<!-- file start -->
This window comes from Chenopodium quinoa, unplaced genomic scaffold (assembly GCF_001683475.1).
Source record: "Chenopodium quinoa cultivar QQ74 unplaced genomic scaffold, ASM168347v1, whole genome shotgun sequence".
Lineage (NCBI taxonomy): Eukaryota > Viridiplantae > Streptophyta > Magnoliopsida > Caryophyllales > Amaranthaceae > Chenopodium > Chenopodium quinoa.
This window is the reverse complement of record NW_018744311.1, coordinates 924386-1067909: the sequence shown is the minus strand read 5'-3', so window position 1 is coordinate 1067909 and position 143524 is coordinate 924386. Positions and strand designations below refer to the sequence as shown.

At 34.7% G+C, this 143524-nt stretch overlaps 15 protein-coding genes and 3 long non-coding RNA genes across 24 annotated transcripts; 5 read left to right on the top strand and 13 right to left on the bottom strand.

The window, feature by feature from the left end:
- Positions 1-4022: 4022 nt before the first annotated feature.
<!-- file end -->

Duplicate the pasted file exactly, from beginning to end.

This window comes from Chenopodium quinoa, unplaced genomic scaffold (assembly GCF_001683475.1).
Source record: "Chenopodium quinoa cultivar QQ74 unplaced genomic scaffold, ASM168347v1, whole genome shotgun sequence".
Lineage (NCBI taxonomy): Eukaryota > Viridiplantae > Streptophyta > Magnoliopsida > Caryophyllales > Amaranthaceae > Chenopodium > Chenopodium quinoa.
This window is the reverse complement of record NW_018744311.1, coordinates 924386-1067909: the sequence shown is the minus strand read 5'-3', so window position 1 is coordinate 1067909 and position 143524 is coordinate 924386. Positions and strand designations below refer to the sequence as shown.

At 34.7% G+C, this 143524-nt stretch overlaps 15 protein-coding genes and 3 long non-coding RNA genes across 24 annotated transcripts; 5 read left to right on the top strand and 13 right to left on the bottom strand.

The window, feature by feature from the left end:
- Positions 1-4022: 4022 nt before the first annotated feature.